Figure 2. Phylogenetic analysis of adenovirus type 7 (Ad7) sequences from this study based on sequenced Ad7 hexon gene hypervariable regions 1–6 (Ad7 reference Gomen AY594255 hexon gene nt 324 to 1123). The...

We used the maximum-likelihood method to compare the phylogenetic relationships among representative Ad7 partial hexon gene sequences from pediatric inpatients (n = 9, November 2012–June 2013); the nationwide ILI laboratory surveillance network (n = 1 adult sample, January–June 2013); and military personnel (n = 34, September 2012–May 2013) by using reference Ad7 sequences (GenBank accession nos. KP729815–KP729824) (Figure 2) (8,9). All Singapore Ad7 isolates except KK341 and KK342 had 100% nucleotide identity with strains reported from a 2011 adenovirus community outbreak in Taiwan (JX174430), severe disease in infants in Shaanxi in 2009 (GU230898), and a military training camp outbreak in Shaanxi in 2012 (KC689913) (2,3,10).

Conclusions

An abrupt increase in severe Ad7disease in pediatric inpatients in Singapore occurred during November 2012–July 2013. A corresponding rise was noted among military personnel during October 2012–April 2013, but no statistically significant increase in Ad7 infections was detected by the NPHL community ILI surveillance program. Partial hexon gene sequences of the Singapore isolates had 100% nucleotide identity with sequences reported from outbreaks in Taiwan and China (2,3,10).

Ad7 has been reported to cause outbreaks in 3 main patterns: 1) severe disease among young children, especially during winter in temperate countries; 2) less severe disease in nonseasonal community outbreaks; and 3) outbreaks among military personnel (11). The outbreak we report was marked by severe disease among young children and mild disease among military personnel. In the 2 government-owned hospitals, 1–2 cases among pediatric patients were identified per month by using community ILI surveillance. Failure to detect an increase in Ad7 remains unexplained but might be related to the low number of samples collected and tested.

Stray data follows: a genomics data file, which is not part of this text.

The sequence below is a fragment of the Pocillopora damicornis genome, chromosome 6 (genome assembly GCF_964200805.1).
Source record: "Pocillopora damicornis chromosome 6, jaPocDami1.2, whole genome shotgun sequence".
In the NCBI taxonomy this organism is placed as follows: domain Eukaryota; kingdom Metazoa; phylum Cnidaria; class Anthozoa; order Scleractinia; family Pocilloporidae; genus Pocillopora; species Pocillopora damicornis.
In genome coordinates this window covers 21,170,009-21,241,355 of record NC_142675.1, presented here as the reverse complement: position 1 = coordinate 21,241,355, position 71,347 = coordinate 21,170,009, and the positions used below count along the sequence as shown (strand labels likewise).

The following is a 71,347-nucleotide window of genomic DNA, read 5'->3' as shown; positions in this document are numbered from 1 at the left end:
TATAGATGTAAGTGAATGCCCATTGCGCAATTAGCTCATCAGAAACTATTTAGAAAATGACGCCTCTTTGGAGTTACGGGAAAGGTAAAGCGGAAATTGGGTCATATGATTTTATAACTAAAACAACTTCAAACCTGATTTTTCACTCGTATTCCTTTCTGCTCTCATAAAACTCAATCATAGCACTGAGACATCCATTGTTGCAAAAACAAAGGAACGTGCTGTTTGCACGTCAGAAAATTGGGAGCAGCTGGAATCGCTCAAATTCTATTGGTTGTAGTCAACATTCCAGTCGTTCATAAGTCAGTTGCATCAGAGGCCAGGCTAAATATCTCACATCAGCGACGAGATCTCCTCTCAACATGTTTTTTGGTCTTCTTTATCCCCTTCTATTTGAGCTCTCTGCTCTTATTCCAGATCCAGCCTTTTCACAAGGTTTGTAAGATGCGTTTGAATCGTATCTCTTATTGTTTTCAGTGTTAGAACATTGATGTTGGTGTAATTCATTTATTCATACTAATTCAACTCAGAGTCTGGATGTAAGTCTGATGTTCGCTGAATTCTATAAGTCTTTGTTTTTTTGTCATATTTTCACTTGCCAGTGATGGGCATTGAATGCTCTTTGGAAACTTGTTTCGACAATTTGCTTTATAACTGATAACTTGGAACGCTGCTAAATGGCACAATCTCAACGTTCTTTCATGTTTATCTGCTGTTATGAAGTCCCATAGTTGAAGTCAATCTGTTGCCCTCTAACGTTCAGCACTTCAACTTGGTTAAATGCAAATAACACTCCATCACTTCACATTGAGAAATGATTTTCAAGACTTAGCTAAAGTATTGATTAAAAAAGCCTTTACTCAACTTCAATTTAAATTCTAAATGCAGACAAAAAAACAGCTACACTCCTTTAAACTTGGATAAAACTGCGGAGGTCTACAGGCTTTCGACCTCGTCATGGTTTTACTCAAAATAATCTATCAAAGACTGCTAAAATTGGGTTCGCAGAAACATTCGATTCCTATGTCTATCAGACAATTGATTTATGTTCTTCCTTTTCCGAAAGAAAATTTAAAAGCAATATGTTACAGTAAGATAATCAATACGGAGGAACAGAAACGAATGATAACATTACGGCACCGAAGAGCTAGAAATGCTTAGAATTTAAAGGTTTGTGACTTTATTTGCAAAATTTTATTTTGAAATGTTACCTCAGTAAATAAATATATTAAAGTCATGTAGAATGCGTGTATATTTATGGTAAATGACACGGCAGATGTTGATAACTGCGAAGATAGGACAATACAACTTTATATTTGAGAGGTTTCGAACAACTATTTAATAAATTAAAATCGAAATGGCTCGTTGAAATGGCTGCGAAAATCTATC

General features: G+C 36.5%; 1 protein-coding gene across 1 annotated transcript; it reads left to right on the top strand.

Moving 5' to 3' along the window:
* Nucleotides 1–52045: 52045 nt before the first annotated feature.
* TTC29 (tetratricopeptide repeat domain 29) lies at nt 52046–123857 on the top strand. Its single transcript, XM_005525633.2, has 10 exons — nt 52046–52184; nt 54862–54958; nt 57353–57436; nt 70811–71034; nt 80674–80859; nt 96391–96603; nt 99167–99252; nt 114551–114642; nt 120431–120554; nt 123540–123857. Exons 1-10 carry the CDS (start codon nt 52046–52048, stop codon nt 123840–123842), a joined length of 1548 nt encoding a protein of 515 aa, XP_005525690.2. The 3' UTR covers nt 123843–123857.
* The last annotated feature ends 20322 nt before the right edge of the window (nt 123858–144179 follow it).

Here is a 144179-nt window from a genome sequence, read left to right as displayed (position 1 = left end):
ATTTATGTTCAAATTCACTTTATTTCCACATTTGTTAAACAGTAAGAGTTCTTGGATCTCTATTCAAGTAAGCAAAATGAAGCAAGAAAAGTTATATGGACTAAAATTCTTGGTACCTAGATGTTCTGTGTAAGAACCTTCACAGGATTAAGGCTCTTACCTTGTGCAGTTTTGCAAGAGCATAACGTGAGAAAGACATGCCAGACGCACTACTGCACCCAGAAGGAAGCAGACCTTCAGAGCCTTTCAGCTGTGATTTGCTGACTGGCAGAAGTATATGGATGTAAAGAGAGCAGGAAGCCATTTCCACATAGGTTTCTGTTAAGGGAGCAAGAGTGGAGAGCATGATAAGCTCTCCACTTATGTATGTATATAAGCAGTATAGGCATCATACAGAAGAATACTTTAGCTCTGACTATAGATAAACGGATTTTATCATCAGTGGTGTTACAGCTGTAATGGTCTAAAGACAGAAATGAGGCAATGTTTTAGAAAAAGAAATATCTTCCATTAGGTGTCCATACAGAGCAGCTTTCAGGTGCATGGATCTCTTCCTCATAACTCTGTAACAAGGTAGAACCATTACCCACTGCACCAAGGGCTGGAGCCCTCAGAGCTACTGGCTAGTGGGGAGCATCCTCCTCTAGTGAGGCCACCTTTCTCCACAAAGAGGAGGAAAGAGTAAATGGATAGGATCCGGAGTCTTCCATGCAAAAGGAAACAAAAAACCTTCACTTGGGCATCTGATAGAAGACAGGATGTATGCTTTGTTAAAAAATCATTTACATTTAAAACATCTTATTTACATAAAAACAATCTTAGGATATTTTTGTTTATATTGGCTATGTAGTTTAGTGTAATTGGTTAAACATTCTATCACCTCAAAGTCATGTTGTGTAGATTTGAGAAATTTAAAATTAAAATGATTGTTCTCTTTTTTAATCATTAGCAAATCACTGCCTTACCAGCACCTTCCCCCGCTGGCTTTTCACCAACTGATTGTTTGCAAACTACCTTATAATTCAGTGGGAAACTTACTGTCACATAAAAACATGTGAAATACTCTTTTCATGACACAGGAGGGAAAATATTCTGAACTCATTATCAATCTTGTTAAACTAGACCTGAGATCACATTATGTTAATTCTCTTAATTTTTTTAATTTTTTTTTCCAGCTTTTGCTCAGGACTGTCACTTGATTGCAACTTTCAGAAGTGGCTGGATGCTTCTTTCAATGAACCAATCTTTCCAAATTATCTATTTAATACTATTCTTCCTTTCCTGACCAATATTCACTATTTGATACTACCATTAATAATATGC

Ad7 can be subclassified by restriction enzyme analysis (12). The available Singapore partial hexon gene sequences were most closely related to Ad7d and Ad7d2 genome types, which have been associated with outbreaks of acute respiratory illness in Asia. Ad7d, the predominant Ad7 circulating virus in China since the early 1980s, was the cause of outbreaks in South Korea during 1995–1997; during a community and pediatric outbreak in Taiwan in 2011, Ad7d replaced Ad7b as the main Ad7 strain (2,13). The closely related Ad7d2 was described in Israel in 1992 and has caused outbreaks in the United States and Japan (14,15). Systematic HAdV typing in Singapore was initiated in late 2011, so it remains unknown if Ad7 substrain replacement, specifically the circulating pediatric HAdV strain in early 2011, was a factor in the outbreak we report.

Our findings indicate a need for improved vigilance for detection and surveillance of severe Ad7 disease in Asia, as well as whole-genome sequencing and seroprevalence studies to perform accurate typing of outbreak strains and to identify correlates of pathogenicity. These practices could facilitate effective, early deployment of vaccine prevention and antiviral therapy.

Acknowledgments

We thank the staff of all participating institutions who contributed to patient care and data collection for this analysis.

This study was supported by the Transition Award (NMRC/TA/0009/2012) grant, the Singapore National University Health System H7N9 grant (NUHSRO/2013/144/H7N9/06), and the NHG Small Innovative Grant (SIG/14015). The funders had no role in study design, data collection and analysis, decision to publish, or preparation of the manuscript.

Dr. Ng is an Infectious Disease Consultant at Tan Tock Seng Hospital. His primary research interests are pathogen molecular epidemiology, emerging infectious diseases, and HIV.

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DOI: 10.3201/eid2107.141443

Table of Contents – Volume 21, Number 7—July 2015

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Oon-Tek Ng, Institute of Infectious Diseases and Epidemiology, Communicable Disease Centre, Tan Tock Seng Hospital, 11, Jalan Tan Tock Seng 308433, Singapore